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Significance testing with incompletely randomised cases cannot possibly work.

Gorard, S. (2018) 'Significance testing with incompletely randomised cases cannot possibly work.', International journal of science and research methodology., 11 (2). pp. 42-51.

Abstract

This brief paper illustrates why the use of significance testing cannot possibly work with incompletely randomised cases. The first section reminds readers of the logical argument of “denying the consequence”, and the fallacy of trying to affirm the consequence, of a set of premises. The second section extends the argument of the denying the consequence to the weaker situation where there is uncertainty, and the third shows that this weaker situation is the „logical‟ basis for the practice of significance testing when analysing data. The fourth section looks at how the same argument becomes a fallacy when conducting significance tests with incompletely randomised or non-random cases. The final section summarises the implications for analysts, and for their future analyses and reporting.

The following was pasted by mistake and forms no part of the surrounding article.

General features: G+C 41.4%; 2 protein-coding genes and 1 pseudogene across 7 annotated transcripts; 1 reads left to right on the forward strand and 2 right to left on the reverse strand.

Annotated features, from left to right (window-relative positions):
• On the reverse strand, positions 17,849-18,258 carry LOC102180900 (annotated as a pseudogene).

Item Type:Article
Full text:(AM) Accepted Manuscript
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Full text:(VoR) Version of Record
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Status:Peer-reviewed
Publisher Web site:http://ijsrm.humanjournals.com/significance-testing-with-incompletely-randomised-cases-cannot-possibly-work/
Publisher statement:© All rights are reserved by Stephen Gorard FRSA FAcSS
Date accepted:26 November 2018
Date deposited:12 December 2018
Date of first online publication:30 December 2018
Date first made open access:No date available

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